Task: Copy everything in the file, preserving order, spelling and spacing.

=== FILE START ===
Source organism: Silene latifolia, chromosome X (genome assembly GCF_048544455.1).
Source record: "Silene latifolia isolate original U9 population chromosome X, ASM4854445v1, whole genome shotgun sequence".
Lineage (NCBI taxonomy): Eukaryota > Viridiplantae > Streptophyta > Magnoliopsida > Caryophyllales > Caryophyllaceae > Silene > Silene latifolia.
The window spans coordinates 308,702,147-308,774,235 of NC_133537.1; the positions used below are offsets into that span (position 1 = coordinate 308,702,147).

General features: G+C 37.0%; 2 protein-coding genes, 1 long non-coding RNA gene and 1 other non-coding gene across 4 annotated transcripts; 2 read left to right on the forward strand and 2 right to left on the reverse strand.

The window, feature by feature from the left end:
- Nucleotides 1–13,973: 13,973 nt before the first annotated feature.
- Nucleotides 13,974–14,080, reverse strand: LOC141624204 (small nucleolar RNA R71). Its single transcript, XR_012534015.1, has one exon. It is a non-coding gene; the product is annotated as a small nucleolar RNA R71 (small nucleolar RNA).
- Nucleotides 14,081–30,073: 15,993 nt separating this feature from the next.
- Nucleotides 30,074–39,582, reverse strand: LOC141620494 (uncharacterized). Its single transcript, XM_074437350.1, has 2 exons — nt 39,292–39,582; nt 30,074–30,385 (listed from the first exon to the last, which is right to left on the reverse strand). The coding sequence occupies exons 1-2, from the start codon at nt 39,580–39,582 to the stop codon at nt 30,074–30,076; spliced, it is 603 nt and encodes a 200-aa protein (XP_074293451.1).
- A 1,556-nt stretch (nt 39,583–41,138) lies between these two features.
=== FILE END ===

Source organism: Silene latifolia, chromosome X (genome assembly GCF_048544455.1).
Source record: "Silene latifolia isolate original U9 population chromosome X, ASM4854445v1, whole genome shotgun sequence".
Lineage (NCBI taxonomy): Eukaryota > Viridiplantae > Streptophyta > Magnoliopsida > Caryophyllales > Caryophyllaceae > Silene > Silene latifolia.
The window spans coordinates 308,702,147-308,774,235 of NC_133537.1; the positions used below are offsets into that span (position 1 = coordinate 308,702,147).

General features: G+C 37.0%; 2 protein-coding genes, 1 long non-coding RNA gene and 1 other non-coding gene across 4 annotated transcripts; 2 read left to right on the forward strand and 2 right to left on the reverse strand.

The window, feature by feature from the left end:
- Nucleotides 1–13,973: 13,973 nt before the first annotated feature.
- Nucleotides 13,974–14,080, reverse strand: LOC141624204 (small nucleolar RNA R71). Its single transcript, XR_012534015.1, has one exon. It is a non-coding gene; the product is annotated as a small nucleolar RNA R71 (small nucleolar RNA).
- Nucleotides 14,081–30,073: 15,993 nt separating this feature from the next.
- Nucleotides 30,074–39,582, reverse strand: LOC141620494 (uncharacterized). Its single transcript, XM_074437350.1, has 2 exons — nt 39,292–39,582; nt 30,074–30,385 (listed from the first exon to the last, which is right to left on the reverse strand). The coding sequence occupies exons 1-2, from the start codon at nt 39,580–39,582 to the stop codon at nt 30,074–30,076; spliced, it is 603 nt and encodes a 200-aa protein (XP_074293451.1).
- A 1,556-nt stretch (nt 39,583–41,138) lies between these two features.